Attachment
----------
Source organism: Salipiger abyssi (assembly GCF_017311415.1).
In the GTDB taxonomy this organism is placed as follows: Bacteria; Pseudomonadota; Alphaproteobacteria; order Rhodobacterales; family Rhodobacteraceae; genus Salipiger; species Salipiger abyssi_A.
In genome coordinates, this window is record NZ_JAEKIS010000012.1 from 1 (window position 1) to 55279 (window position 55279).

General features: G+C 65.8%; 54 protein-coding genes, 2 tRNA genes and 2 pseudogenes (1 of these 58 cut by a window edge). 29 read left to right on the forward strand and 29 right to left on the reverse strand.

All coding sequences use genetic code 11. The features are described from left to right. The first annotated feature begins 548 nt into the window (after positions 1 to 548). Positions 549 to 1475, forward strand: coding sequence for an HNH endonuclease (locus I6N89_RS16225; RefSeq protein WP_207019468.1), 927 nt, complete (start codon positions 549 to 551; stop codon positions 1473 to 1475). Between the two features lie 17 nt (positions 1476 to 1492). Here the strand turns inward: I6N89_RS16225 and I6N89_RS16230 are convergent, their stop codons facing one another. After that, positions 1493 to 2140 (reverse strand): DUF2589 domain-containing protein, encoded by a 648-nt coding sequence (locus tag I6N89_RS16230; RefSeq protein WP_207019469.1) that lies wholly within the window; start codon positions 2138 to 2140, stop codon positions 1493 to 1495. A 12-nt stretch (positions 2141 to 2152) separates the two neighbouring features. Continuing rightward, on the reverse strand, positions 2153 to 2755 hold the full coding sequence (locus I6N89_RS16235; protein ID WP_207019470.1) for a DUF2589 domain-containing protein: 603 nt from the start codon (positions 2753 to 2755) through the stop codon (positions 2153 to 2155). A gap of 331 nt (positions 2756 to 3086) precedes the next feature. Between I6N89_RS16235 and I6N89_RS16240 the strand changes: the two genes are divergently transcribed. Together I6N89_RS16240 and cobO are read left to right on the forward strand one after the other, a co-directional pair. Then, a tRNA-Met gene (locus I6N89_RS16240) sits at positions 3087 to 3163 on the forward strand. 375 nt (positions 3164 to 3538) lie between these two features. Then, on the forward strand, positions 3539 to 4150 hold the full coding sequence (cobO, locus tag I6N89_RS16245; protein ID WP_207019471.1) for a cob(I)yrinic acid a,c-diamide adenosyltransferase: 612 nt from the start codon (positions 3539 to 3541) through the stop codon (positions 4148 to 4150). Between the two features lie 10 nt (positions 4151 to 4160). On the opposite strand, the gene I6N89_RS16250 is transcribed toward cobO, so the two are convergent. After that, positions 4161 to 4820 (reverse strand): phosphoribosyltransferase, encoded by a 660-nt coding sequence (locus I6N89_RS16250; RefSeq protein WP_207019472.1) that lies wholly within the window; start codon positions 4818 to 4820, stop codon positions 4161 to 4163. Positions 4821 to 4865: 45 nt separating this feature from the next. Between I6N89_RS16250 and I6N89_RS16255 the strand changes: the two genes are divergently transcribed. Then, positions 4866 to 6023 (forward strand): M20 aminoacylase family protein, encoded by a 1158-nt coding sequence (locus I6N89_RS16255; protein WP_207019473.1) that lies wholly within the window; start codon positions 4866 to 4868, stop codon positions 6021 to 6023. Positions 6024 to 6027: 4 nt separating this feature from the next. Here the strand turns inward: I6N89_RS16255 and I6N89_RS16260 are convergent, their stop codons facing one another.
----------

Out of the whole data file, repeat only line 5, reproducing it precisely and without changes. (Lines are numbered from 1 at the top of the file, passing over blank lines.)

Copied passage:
All coding sequences use genetic code 11. The features are described from left to right. The first annotated feature begins 548 nt into the window (after positions 1 to 548). Positions 549 to 1475, forward strand: coding sequence for an HNH endonuclease (locus I6N89_RS16225; RefSeq protein WP_207019468.1), 927 nt, complete (start codon positions 549 to 551; stop codon positions 1473 to 1475). Between the two features lie 17 nt (positions 1476 to 1492). Here the strand turns inward: I6N89_RS16225 and I6N89_RS16230 are convergent, their stop codons facing one another. After that, positions 1493 to 2140 (reverse strand): DUF2589 domain-containing protein, encoded by a 648-nt coding sequence (locus tag I6N89_RS16230; RefSeq protein WP_207019469.1) that lies wholly within the window; start codon positions 2138 to 2140, stop codon positions 1493 to 1495. A 12-nt stretch (positions 2141 to 2152) separates the two neighbouring features. Continuing rightward, on the reverse strand, positions 2153 to 2755 hold the full coding sequence (locus I6N89_RS16235; protein ID WP_207019470.1) for a DUF2589 domain-containing protein: 603 nt from the start codon (positions 2753 to 2755) through the stop codon (positions 2153 to 2155). A gap of 331 nt (positions 2756 to 3086) precedes the next feature. Between I6N89_RS16235 and I6N89_RS16240 the strand changes: the two genes are divergently transcribed. Together I6N89_RS16240 and cobO are read left to right on the forward strand one after the other, a co-directional pair. Then, a tRNA-Met gene (locus I6N89_RS16240) sits at positions 3087 to 3163 on the forward strand. 375 nt (positions 3164 to 3538) lie between these two features. Then, on the forward strand, positions 3539 to 4150 hold the full coding sequence (cobO, locus tag I6N89_RS16245; protein ID WP_207019471.1) for a cob(I)yrinic acid a,c-diamide adenosyltransferase: 612 nt from the start codon (positions 3539 to 3541) through the stop codon (positions 4148 to 4150). Between the two features lie 10 nt (positions 4151 to 4160). On the opposite strand, the gene I6N89_RS16250 is transcribed toward cobO, so the two are convergent. After that, positions 4161 to 4820 (reverse strand): phosphoribosyltransferase, encoded by a 660-nt coding sequence (locus I6N89_RS16250; RefSeq protein WP_207019472.1) that lies wholly within the window; start codon positions 4818 to 4820, stop codon positions 4161 to 4163. Positions 4821 to 4865: 45 nt separating this feature from the next. Between I6N89_RS16250 and I6N89_RS16255 the strand changes: the two genes are divergently transcribed. Then, positions 4866 to 6023 (forward strand): M20 aminoacylase family protein, encoded by a 1158-nt coding sequence (locus I6N89_RS16255; protein WP_207019473.1) that lies wholly within the window; start codon positions 4866 to 4868, stop codon positions 6021 to 6023. Positions 6024 to 6027: 4 nt separating this feature from the next. Here the strand turns inward: I6N89_RS16255 and I6N89_RS16260 are convergent, their stop codons facing one another.